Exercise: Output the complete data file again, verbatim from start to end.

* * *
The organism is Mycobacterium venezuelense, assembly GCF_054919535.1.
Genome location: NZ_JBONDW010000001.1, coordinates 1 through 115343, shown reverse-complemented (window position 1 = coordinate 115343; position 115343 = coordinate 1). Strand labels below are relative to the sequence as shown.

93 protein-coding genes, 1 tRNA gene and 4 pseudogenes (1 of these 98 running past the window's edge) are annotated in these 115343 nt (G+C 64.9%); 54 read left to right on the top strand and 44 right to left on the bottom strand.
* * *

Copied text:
The organism is Mycobacterium venezuelense, assembly GCF_054919535.1.
Genome location: NZ_JBONDW010000001.1, coordinates 1 through 115343, shown reverse-complemented (window position 1 = coordinate 115343; position 115343 = coordinate 1). Strand labels below are relative to the sequence as shown.

93 protein-coding genes, 1 tRNA gene and 4 pseudogenes (1 of these 98 running past the window's edge) are annotated in these 115343 nt (G+C 64.9%); 54 read left to right on the top strand and 44 right to left on the bottom strand.